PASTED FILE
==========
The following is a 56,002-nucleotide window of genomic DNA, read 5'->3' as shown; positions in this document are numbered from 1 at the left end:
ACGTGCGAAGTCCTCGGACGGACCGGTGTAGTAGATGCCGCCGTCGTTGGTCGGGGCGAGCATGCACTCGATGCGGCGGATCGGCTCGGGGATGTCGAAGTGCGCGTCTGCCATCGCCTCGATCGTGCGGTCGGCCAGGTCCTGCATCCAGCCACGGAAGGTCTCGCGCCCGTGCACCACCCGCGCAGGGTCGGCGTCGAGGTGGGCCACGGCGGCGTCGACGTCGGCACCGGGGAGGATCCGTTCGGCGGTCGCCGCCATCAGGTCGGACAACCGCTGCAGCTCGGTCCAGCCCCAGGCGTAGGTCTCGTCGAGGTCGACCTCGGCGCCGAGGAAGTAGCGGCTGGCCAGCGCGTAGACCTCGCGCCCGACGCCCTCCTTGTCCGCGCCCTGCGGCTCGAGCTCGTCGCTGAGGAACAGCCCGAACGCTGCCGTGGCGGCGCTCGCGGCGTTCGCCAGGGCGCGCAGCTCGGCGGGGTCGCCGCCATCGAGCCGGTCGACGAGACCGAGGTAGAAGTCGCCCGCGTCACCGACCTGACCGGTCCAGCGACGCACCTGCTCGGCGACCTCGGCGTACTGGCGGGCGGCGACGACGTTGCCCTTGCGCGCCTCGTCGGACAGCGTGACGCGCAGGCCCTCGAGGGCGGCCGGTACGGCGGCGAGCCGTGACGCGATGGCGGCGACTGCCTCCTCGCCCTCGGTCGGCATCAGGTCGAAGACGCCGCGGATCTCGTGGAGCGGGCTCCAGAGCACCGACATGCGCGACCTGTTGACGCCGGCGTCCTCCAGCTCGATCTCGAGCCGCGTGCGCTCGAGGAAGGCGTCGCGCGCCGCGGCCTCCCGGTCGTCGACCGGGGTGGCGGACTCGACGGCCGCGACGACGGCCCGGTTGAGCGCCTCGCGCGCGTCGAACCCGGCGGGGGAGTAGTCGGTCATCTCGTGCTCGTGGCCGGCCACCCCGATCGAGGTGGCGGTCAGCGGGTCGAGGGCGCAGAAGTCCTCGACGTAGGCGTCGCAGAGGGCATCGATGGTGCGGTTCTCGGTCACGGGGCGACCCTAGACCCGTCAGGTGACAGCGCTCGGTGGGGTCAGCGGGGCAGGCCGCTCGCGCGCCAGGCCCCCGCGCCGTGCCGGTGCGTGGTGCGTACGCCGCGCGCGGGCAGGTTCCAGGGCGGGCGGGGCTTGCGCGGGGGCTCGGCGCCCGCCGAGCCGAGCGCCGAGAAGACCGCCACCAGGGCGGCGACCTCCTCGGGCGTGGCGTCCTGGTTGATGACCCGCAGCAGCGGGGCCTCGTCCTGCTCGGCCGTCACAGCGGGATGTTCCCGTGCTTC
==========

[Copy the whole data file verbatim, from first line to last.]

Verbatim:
The following is a 56,002-nucleotide window of genomic DNA, read 5'->3' as shown; positions in this document are numbered from 1 at the left end:
ACGTGCGAAGTCCTCGGACGGACCGGTGTAGTAGATGCCGCCGTCGTTGGTCGGGGCGAGCATGCACTCGATGCGGCGGATCGGCTCGGGGATGTCGAAGTGCGCGTCTGCCATCGCCTCGATCGTGCGGTCGGCCAGGTCCTGCATCCAGCCACGGAAGGTCTCGCGCCCGTGCACCACCCGCGCAGGGTCGGCGTCGAGGTGGGCCACGGCGGCGTCGACGTCGGCACCGGGGAGGATCCGTTCGGCGGTCGCCGCCATCAGGTCGGACAACCGCTGCAGCTCGGTCCAGCCCCAGGCGTAGGTCTCGTCGAGGTCGACCTCGGCGCCGAGGAAGTAGCGGCTGGCCAGCGCGTAGACCTCGCGCCCGACGCCCTCCTTGTCCGCGCCCTGCGGCTCGAGCTCGTCGCTGAGGAACAGCCCGAACGCTGCCGTGGCGGCGCTCGCGGCGTTCGCCAGGGCGCGCAGCTCGGCGGGGTCGCCGCCATCGAGCCGGTCGACGAGACCGAGGTAGAAGTCGCCCGCGTCACCGACCTGACCGGTCCAGCGACGCACCTGCTCGGCGACCTCGGCGTACTGGCGGGCGGCGACGACGTTGCCCTTGCGCGCCTCGTCGGACAGCGTGACGCGCAGGCCCTCGAGGGCGGCCGGTACGGCGGCGAGCCGTGACGCGATGGCGGCGACTGCCTCCTCGCCCTCGGTCGGCATCAGGTCGAAGACGCCGCGGATCTCGTGGAGCGGGCTCCAGAGCACCGACATGCGCGACCTGTTGACGCCGGCGTCCTCCAGCTCGATCTCGAGCCGCGTGCGCTCGAGGAAGGCGTCGCGCGCCGCGGCCTCCCGGTCGTCGACCGGGGTGGCGGACTCGACGGCCGCGACGACGGCCCGGTTGAGCGCCTCGCGCGCGTCGAACCCGGCGGGGGAGTAGTCGGTCATCTCGTGCTCGTGGCCGGCCACCCCGATCGAGGTGGCGGTCAGCGGGTCGAGGGCGCAGAAGTCCTCGACGTAGGCGTCGCAGAGGGCATCGATGGTGCGGTTCTCGGTCACGGGGCGACCCTAGACCCGTCAGGTGACAGCGCTCGGTGGGGTCAGCGGGGCAGGCCGCTCGCGCGCCAGGCCCCCGCGCCGTGCCGGTGCGTGGTGCGTACGCCGCGCGCGGGCAGGTTCCAGGGCGGGCGGGGCTTGCGCGGGGGCTCGGCGCCCGCCGAGCCGAGCGCCGAGAAGACCGCCACCAGGGCGGCGACCTCCTCGGGCGTGGCGTCCTGGTTGATGACCCGCAGCAGCGGGGCCTCGTCCTGCTCGGCCGTCACAGCGGGATGTTCCCGTGCTTC